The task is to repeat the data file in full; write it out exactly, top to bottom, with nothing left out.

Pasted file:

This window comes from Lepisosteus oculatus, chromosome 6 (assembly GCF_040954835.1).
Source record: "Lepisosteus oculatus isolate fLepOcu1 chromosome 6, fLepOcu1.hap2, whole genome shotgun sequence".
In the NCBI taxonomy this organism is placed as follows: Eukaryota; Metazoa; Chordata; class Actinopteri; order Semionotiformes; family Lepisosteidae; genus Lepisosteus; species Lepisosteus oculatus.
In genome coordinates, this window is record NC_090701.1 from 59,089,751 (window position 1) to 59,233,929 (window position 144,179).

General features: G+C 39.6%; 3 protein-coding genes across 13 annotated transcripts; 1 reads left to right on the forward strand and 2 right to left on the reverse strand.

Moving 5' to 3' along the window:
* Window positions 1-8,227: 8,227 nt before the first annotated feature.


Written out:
This window comes from Lepisosteus oculatus, chromosome 6 (assembly GCF_040954835.1).
Source record: "Lepisosteus oculatus isolate fLepOcu1 chromosome 6, fLepOcu1.hap2, whole genome shotgun sequence".
In the NCBI taxonomy this organism is placed as follows: Eukaryota; Metazoa; Chordata; class Actinopteri; order Semionotiformes; family Lepisosteidae; genus Lepisosteus; species Lepisosteus oculatus.
In genome coordinates, this window is record NC_090701.1 from 59,089,751 (window position 1) to 59,233,929 (window position 144,179).

General features: G+C 39.6%; 3 protein-coding genes across 13 annotated transcripts; 1 reads left to right on the forward strand and 2 right to left on the reverse strand.

Moving 5' to 3' along the window:
* Window positions 1-8,227: 8,227 nt before the first annotated feature.